EpigraphHow I met the Gent continued
Reality is unraveling around me. While I watched Annabelle, my wife, rapidly descend into madness and throughout the time since her death, I’ve seen my whole world unravel around me. Everything that meant anything turned to rubbish. My home, my lands, my wealth, family and friends had all become shadows and ghosts. When the Gent fed me this morsel of information, I did not respond with shock or fear, but with disgust.
I looked down at the drink in my hand. As if to emphasize the point, the glass of ale was now glass of whiskey. I raised the glass to eye level and considered reality in the grand scheme of my life and muttered, “It’s just one more thing.” I tossed the whiskey down my throat.
The Gent watched me calmly through a thickening cloud of smoke. I refused to look at him, but I could see that he was content to wait for me to speak to him directly. I stared blankly at the two full glasses the barmaid had set on the table. I wanted nothing more than to down them both and hope they would finally grant me the oblivion I had sought. I reached for the nearer of the two glasses while the Gent looked on. I downed it in one swallow. Unlike the other glass of whiskey, this one was aged scotch and it burned all the way down.
I looked in his direction and asked, “Why?”
He reached across the table to take my empty glass. He dropped the remainder of his cigarette in the glass to smolder. “Something tragic has happened to you,” my snicker cut him short.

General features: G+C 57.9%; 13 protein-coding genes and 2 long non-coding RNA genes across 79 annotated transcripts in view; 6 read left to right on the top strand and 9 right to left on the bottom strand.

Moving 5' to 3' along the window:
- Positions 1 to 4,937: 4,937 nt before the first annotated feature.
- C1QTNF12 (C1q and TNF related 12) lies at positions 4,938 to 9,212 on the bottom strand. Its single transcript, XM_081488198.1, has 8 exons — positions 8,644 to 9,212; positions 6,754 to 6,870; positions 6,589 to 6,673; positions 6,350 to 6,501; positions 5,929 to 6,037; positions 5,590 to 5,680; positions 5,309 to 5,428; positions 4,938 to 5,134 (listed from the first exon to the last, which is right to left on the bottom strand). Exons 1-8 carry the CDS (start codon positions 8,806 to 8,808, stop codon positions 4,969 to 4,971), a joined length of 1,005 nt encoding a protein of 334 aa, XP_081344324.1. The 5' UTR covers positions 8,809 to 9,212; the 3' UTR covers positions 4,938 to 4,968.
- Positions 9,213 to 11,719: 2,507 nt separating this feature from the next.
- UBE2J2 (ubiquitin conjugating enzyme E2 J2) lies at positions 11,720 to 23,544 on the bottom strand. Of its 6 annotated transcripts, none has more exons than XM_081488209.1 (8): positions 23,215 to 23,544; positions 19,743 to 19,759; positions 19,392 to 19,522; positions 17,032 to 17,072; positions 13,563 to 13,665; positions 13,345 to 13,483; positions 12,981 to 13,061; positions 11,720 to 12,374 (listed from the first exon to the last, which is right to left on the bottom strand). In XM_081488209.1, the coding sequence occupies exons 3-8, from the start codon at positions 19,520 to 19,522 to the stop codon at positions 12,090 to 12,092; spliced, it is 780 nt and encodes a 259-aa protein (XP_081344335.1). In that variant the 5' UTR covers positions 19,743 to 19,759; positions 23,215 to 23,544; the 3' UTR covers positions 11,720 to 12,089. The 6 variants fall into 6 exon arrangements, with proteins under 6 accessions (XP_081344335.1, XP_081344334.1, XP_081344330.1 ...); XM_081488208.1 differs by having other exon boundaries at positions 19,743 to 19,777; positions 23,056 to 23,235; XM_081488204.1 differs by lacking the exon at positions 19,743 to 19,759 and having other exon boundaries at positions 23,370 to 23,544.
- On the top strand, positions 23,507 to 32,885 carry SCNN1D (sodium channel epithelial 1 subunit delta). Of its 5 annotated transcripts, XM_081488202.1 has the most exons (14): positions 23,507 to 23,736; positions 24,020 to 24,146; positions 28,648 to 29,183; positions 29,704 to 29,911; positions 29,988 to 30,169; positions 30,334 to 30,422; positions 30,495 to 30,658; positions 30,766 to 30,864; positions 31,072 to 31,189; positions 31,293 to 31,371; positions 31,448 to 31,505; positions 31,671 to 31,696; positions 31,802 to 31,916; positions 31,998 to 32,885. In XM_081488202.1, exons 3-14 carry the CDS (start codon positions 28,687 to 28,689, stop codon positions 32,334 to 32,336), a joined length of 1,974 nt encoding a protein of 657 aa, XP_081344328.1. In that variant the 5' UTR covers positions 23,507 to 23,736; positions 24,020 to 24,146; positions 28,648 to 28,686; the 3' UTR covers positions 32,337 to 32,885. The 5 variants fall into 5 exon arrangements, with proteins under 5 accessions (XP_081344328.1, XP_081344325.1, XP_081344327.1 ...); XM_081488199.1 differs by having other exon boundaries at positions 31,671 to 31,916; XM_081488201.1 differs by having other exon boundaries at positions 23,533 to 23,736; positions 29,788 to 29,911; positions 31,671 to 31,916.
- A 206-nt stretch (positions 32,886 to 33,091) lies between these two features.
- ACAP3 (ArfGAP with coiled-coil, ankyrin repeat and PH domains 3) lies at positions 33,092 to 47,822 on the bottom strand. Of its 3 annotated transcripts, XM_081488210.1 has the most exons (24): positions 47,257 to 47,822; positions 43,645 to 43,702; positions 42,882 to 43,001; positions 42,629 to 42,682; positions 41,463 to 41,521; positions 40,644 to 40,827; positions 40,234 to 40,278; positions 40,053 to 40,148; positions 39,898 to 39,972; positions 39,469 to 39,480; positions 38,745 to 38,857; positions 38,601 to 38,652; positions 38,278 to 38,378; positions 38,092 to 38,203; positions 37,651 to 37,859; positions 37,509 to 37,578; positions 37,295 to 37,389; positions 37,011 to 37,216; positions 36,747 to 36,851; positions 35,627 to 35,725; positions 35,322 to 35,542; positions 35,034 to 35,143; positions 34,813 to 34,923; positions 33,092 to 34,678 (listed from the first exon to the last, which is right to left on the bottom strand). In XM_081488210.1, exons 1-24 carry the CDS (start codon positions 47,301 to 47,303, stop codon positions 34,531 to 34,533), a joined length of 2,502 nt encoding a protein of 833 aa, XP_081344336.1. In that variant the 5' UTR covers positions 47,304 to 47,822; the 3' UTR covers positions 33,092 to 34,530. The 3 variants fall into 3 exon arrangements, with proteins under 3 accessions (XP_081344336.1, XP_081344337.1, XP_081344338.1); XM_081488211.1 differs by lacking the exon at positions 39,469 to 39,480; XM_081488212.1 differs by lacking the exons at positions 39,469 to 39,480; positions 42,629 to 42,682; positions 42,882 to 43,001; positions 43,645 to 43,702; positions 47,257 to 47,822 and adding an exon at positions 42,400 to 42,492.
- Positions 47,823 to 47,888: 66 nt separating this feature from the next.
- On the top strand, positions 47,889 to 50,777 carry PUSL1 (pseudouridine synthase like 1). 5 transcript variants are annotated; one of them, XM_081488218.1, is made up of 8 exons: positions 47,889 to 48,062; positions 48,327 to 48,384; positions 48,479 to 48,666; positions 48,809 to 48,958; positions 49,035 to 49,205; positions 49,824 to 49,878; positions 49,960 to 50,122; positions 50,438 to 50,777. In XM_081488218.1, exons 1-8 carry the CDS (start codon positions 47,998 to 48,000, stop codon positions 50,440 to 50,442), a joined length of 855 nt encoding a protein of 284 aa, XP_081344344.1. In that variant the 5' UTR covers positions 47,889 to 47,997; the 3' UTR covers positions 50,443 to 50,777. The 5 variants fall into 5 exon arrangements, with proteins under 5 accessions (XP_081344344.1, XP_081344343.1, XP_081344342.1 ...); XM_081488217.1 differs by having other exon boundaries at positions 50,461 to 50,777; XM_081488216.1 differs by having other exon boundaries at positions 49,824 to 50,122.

“You gonna tell my fortune?” I asked.
He started again, more forcefully this time, “Something tragic has happened to you and it has set you apart from other people. Something beyond the norm. Someone, somewhere is trying to use that as a means to open a door to another reality. That is why I’m here, Mr. Emries, to help you.” He stopped talking so I took that as my cue to speak.
“What can you do to help me?” I said accusingly.
“I can stop reality from shifting and maybe give you a bit a perspective, if you’ll let me.”
“What if I don’t let you? What if I don’t believe you at all?” I challenged.
“That could possibly pose a potential problem of epic proportions. Mr. Emries… Dathan, will you allow me to help you?” he pleaded with a degree of calculation.
A wave of defeat washed over me. I couldn’t find the strength of will to argue with him. If what he said was truth, then what harm could my cooperation do? If only I had known that this moment would lead to countless instances of “cooperation” with the Gent, I might have run screaming straight for the asylum. “What do we do?”
“Are you familiar with the works of Lewis Carroll?”
“Who?” I asked, perplexed.
He pulled a pocket watch from inside his coat and looked at it’s face. “Ah, right! First things first, finish your drink,” he gestured to the other glass as he stood up.
“I picked up the glass, “Will it help?”
“It wont hurt,” he said with a devilish grin as he turned and walked toward the bar. He spoke to the woman behind the bar and pulled out several strange pieces of paper. He gestured to my table and handed the paper to the woman. If it was currency of some sort, it was like none I’d ever seen, and I’d seen plenty. The Gent turned to the door and walked out without a backwards glance.
I downed my drink for the last time that night. I stood and the room tilted. I steadied myself on the table. When I felt sure of myself, I walked to the door in as straight a line as I could manage. As I passed the bar, the woman behind it called to me, “Take care of yourself, Mr. Emries.” Her tone was both familiar and motherly, though I’d never seen her before the past few minutes.